A breast cancer survivor shares her experiences with the BRCA gene.

Wednesday, October 22, 2008

The Hobby of Cancer Patients

People ask me how I spend my spare time. Well, while others are pursuing interests such as tennis or tango, I deal with insurance claims.

It's not the hobby I would have naturally chosen -- I was thinking more along the lines of painting classes or learning Greek -- but, since I was first diagnosed with cancer seven years ago, I have become preoccupied with resolving claims between my health insurance company and the provider - whether it's the doctor's office, hospital, lab, physical therapist, pharmacy...you name it.

First, I want to say that for the most part, I've been extremely impressed with my insurance company, Blue Cross/Blue Shield. Not only have they covered almost every claim, but they have also provided exceptional customer service. They have been pleasant and helpful...even going above and beyond to explain things and work through issues. Most of the time, it's been the physicians' offices who were unorganized and unprofessional...and down-right irritating at times. Of course, how many doctors do you know who went to business school? And yet, most of them are CEOs of their practices.

The cost associated with all my cancer has been staggering when you add it all up -- between the chemo and surgery and radiation (which I'm told is far more expensive than the previous two combined), the drugs and the billions of tests they put you through. The amount of money that has been spent on me could have paid off the debt of a third world country.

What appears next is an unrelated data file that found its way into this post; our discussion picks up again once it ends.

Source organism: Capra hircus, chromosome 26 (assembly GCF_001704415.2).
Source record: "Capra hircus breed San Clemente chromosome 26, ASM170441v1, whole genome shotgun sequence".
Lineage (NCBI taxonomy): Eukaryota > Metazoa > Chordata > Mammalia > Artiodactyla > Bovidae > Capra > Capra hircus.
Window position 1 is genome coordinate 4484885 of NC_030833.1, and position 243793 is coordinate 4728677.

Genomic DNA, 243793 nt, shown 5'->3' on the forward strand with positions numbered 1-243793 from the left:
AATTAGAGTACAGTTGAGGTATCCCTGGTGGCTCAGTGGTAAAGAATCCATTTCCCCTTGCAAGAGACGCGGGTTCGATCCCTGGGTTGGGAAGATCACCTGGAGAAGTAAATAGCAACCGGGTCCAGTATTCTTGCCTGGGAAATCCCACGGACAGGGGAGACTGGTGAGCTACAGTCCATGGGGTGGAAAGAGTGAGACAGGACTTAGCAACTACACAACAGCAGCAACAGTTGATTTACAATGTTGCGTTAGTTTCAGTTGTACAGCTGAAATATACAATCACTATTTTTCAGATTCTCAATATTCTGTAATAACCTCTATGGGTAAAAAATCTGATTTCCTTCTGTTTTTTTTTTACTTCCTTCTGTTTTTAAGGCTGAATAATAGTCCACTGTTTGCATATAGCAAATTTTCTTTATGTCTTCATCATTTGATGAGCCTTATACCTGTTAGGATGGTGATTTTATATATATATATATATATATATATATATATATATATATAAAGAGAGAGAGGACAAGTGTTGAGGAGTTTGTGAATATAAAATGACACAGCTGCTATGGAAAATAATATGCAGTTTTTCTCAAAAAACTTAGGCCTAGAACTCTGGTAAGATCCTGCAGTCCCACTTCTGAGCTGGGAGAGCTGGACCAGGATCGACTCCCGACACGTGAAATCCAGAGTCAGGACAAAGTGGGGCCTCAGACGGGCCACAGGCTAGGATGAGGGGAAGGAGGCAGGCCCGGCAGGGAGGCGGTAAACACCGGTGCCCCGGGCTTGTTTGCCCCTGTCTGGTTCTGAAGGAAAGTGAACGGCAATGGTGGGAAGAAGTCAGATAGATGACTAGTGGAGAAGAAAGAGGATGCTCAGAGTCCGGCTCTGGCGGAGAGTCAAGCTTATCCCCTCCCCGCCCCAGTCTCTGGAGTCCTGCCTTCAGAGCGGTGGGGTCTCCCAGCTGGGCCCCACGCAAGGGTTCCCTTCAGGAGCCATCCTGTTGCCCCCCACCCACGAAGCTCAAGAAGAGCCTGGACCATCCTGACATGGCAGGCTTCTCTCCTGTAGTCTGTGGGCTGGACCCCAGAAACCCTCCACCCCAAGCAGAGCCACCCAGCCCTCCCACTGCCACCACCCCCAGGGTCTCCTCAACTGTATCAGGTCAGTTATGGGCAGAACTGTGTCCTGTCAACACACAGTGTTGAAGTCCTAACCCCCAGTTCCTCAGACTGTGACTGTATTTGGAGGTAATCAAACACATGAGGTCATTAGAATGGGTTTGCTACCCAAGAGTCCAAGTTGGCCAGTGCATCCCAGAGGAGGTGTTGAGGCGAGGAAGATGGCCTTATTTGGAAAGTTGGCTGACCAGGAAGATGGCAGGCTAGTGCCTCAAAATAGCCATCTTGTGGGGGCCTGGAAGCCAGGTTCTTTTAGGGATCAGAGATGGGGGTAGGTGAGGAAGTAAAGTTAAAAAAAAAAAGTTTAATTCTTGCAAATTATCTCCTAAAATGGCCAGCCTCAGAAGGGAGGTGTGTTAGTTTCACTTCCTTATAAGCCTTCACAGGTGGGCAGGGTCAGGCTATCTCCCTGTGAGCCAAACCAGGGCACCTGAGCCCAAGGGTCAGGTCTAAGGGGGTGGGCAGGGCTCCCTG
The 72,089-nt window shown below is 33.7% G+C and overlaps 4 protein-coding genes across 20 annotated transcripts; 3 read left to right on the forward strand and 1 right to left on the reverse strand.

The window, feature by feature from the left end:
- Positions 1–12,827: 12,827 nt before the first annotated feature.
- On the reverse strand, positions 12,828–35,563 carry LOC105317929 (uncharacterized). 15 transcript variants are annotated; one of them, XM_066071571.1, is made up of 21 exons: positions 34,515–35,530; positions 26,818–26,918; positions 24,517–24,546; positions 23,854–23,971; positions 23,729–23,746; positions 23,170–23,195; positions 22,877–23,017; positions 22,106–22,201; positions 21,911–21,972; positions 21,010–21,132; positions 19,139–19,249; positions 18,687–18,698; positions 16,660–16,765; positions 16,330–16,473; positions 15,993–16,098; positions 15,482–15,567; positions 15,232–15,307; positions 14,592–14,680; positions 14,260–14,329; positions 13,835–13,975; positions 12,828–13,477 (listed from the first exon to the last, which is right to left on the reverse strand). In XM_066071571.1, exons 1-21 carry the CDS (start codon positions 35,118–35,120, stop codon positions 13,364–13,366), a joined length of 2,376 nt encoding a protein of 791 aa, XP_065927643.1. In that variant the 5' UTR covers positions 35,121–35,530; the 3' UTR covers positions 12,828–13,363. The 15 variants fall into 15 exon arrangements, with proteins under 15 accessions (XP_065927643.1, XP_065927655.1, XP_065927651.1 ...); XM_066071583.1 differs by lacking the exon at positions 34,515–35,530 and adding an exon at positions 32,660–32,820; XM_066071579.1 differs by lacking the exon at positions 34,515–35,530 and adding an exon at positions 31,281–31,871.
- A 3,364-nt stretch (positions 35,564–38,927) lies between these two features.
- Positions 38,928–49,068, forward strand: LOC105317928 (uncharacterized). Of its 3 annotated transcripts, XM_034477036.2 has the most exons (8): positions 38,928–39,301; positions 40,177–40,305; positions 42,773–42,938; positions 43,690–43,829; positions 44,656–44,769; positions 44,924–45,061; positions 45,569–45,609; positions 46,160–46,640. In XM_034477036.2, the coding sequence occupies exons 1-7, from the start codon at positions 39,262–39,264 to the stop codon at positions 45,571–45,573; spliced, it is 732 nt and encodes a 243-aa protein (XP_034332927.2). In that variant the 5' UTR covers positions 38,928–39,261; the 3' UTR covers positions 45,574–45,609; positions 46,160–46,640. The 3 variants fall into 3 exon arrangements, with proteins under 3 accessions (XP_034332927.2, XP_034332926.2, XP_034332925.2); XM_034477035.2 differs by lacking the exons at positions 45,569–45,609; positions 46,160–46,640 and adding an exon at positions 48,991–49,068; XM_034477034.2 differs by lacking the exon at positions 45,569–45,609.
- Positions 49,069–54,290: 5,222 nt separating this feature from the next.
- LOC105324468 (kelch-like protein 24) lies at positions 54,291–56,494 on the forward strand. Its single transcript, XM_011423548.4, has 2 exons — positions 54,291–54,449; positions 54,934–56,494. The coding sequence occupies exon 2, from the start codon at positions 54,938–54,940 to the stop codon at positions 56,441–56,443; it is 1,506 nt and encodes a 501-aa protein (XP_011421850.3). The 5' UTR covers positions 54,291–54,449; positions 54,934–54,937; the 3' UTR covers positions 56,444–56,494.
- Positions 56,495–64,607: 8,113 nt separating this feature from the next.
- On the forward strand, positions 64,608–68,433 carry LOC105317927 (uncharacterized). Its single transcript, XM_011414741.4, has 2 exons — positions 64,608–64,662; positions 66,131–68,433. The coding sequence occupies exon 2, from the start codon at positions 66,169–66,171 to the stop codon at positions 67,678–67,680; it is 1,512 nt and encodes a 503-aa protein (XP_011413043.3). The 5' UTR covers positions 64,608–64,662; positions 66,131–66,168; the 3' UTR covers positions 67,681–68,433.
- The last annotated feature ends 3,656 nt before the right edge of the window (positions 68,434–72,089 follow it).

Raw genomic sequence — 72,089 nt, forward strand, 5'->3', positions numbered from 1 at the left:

But now, I am stuck with a bill that I'm quite baffled about. I received a letter the other day from Myriad Labs, who stated that of the $3,000 for testing they conducted, my insurance company paid a little over $2,000 -- leaving me with the remaining balance of almost $1,000 -- even though BCBS had originally agreed to covering it in full.

When I called BCBS, my customer service rep explained to me that because Myriad was "out of network" for my policy, they would only cover 100% if it was an in-network lab. But, Myriad is the ONLY lab in the U.S. that conducts this test -- so I had NO choice in the matter. They were the only option for me to learn I had the BRCA gene, I pointed out.

Doesn't matter, I was told.

I don't get it. BCBS covered all my surgery -- plus, all the tests, doctors' visits, medications, etc -- because I was a breast cancer survivor & BRCA gene carrier and, yet, they won't pay for the lab that found I was a BRCA gene carrier in the first place.

Go figure.

I learned this after being on the phone for 30 minutes with BCBS today. My next step is filing an appeal and stating my case as to why they should cover this cost in full. Another day, another phone call.

Maybe one day, I'll have time to learn how to knit.


Anonymous said...

As long as you give your good faith effort to have BC/BS pay, Myriad should honor what the originally told you (that your expected out-of-pocket was nil). If needed, Myriad will also help with a payment plan.

Anonymous said...

I agree with the previous comment. If Myriad reported that you had no out-of-pocket expense, they should honor that and foot the remaining bill. Speak with your genetic counselor, they may be able to help.